Local pollies vow to break through CQ's ice addiction
MANY in the CQ community would like to see our local politicians doing more to tackle the scourge of the drug 'ice' head-on.
After witnessing how the drug had wrecked the lives of many local residents and their families, Keppel MP Brittany Lauga and Rockhampton MP Barry O'Rourke were intent on targeting the ice addiction problem.
"There are too many families torn apart by this insidious drug," Mrs Lauga said.
"I am determined to work with justice, health and education workers, individuals and families affected to reduce the impact of ice on our community."
Mrs Lauga said her government had allocated of an extra $43 million over the next five years to increase access to specialist clinics and other support services by the non-government sector.
These additional funds were set to be invested across the full spectrum of responses, including community-based counselling, non-residential rehabilitation, pre-and post-treatment support such as withdrawal management in residential rehabilitation, specialist peer support for families and flexible modes for counselling.
The Queensland Government was in the midst of finalising their Action on Ice plan after an extensive community consultation process which began at the Ice Regional Community Engagement Summit in Rockhampton in April last year and was followed by round-tables and forums across the state.
The consultation brought together experts and those working on the frontline, as well as those living with ice as users or their family or loved ones.
Mrs Lauga said a number of general themes emerged during the community consultation process.
They included a need to create improved awareness on the symptoms and impacts of ice use and developing a reliable and trusted information source on how to support people affected by ice and other substances.
People wanted to know how and where to access help and sought enhanced access and increased funding for, effective, flexible and culturally appropriate treatment, recovery and support services for individuals and families.
Community members supported making changes to the criminal justice system including the decriminalisation of ice use, tougher penalties for ice suppliers and drug diversion options for those people charged with ice-related offences.
There was a recognised need for an increased availability and accessibility of culturally appropriate responses to ice abuse.
As a result of the consultation, a comprehensive draft Action on Ice plan was developed containing 65 proposed actions which aim to complement the National Ice Strategy.
She said community input focussed on how existing actions can be better implemented in regional and rural areas of the state, explored potential gaps in service delivery and recommended how those gaps can be addressed.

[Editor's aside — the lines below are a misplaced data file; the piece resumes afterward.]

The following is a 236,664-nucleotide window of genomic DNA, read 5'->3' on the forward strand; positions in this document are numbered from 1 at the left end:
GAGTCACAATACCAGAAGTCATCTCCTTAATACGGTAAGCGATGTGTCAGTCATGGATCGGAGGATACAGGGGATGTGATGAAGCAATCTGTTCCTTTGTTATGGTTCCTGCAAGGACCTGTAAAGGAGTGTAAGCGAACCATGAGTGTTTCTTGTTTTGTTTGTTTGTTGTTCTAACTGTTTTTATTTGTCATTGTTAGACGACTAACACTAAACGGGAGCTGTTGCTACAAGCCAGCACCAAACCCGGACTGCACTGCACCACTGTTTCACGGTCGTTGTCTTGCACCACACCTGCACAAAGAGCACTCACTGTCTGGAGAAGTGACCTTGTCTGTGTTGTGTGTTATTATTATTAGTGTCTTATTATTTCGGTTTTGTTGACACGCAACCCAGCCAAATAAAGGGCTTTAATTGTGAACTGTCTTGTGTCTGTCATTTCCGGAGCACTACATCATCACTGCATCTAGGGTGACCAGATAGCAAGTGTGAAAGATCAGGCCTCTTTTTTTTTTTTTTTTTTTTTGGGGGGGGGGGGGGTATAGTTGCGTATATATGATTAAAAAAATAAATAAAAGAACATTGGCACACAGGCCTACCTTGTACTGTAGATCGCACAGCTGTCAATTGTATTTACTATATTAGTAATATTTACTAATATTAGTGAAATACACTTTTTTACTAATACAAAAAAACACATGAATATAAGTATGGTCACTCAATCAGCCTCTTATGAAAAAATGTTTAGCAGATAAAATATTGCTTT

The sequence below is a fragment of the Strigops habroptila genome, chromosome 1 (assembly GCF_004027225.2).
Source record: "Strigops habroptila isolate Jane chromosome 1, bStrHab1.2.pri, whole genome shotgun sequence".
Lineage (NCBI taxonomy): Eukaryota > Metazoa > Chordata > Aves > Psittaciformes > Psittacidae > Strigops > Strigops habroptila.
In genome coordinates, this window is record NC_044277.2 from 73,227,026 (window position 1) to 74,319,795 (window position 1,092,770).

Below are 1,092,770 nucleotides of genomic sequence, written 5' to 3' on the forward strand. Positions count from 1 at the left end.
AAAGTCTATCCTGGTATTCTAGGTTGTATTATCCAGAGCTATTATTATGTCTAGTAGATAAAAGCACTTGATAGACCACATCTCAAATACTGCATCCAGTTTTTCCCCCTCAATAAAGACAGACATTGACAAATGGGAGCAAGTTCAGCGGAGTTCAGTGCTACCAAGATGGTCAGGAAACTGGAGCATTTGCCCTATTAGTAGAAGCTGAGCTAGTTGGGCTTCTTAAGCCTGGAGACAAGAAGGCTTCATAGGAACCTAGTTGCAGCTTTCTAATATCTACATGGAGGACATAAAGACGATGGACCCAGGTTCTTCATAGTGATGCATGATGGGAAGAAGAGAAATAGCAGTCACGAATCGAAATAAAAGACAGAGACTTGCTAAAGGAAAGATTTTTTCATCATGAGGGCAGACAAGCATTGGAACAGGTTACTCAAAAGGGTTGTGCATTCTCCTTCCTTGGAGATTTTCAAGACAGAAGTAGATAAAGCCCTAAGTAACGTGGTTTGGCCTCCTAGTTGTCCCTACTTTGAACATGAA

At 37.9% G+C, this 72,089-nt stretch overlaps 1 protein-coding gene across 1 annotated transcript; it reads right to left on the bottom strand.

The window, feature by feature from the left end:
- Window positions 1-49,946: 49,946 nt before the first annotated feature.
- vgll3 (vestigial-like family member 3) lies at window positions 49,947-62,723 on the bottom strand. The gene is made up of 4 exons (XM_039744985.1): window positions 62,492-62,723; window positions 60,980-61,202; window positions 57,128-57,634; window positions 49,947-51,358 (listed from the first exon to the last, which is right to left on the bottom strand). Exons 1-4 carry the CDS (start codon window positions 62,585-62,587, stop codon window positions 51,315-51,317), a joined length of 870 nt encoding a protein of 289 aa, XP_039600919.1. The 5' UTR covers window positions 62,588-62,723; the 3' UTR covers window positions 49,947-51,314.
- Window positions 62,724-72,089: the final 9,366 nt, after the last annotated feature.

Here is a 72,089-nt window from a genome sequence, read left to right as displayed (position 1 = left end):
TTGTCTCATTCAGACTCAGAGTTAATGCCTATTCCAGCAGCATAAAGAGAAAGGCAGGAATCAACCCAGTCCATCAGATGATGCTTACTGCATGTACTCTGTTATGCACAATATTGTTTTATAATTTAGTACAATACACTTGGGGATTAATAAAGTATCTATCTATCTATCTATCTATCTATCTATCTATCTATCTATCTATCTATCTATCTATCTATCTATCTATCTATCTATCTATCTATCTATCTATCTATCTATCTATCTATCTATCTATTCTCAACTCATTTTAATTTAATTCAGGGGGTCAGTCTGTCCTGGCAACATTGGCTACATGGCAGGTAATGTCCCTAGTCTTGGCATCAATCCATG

The final plan will include implementation arrangements for the Government's election commitment to provide $14.3 million over three years for a 42-bed residential drug rehabilitation and treatment facility in Rockhampton.
The funding for the facility was allocated as a consequence of Mrs Lauga's concerted advocacy on behalf of local ice-affected families and health experts.
"Planning for the project will commence in early 2018 to determine the location and timing for the construction of the facility," she said in December last year.
Mr O'Rourke said Rockhampton's ice treatment facility promised during the state election campaign would be part of the action plan to be considered by Cabinet next month.
"Ice is a major issue for communities across Queensland, and I know the Premier has met with members of our community and knows the importance of working together to tackle this issue," Mr O'Rourke said.
"The election commitment by the Palaszczuk Government will step up its response to the growing challenge of ice (crystal methamphetamine) with $14.3m for a new 42-bed residential drug rehabilitation and treatment facility in Rockhampton.
"The facility will comprise 32 beds for residential rehabilitation, eight beds for withdrawal stage treatment, two family units, and capacity for non-residential day programs."
Mr O'Rourke said this funding also included $1.1 million in funding over four years to Drug ARM to provide additional drug and alcohol treatment in Central Queensland.
"There is a clear need for support to address this issue in Central Queensland, and we are committed to delivering this by constructing this much-needed facility," he said.
"The funding would give Rockhampton residents improved access to vital drug treatment services and support. While our government will provide the funding for the facility, it will be run by a non-government organisation similar to other alcohol and drug services and mental health facilities across Queensland.
"It is good to have facilities like these to offer people in Central Queensland who are struggling with addiction issues the practical support they need to progress their recovery."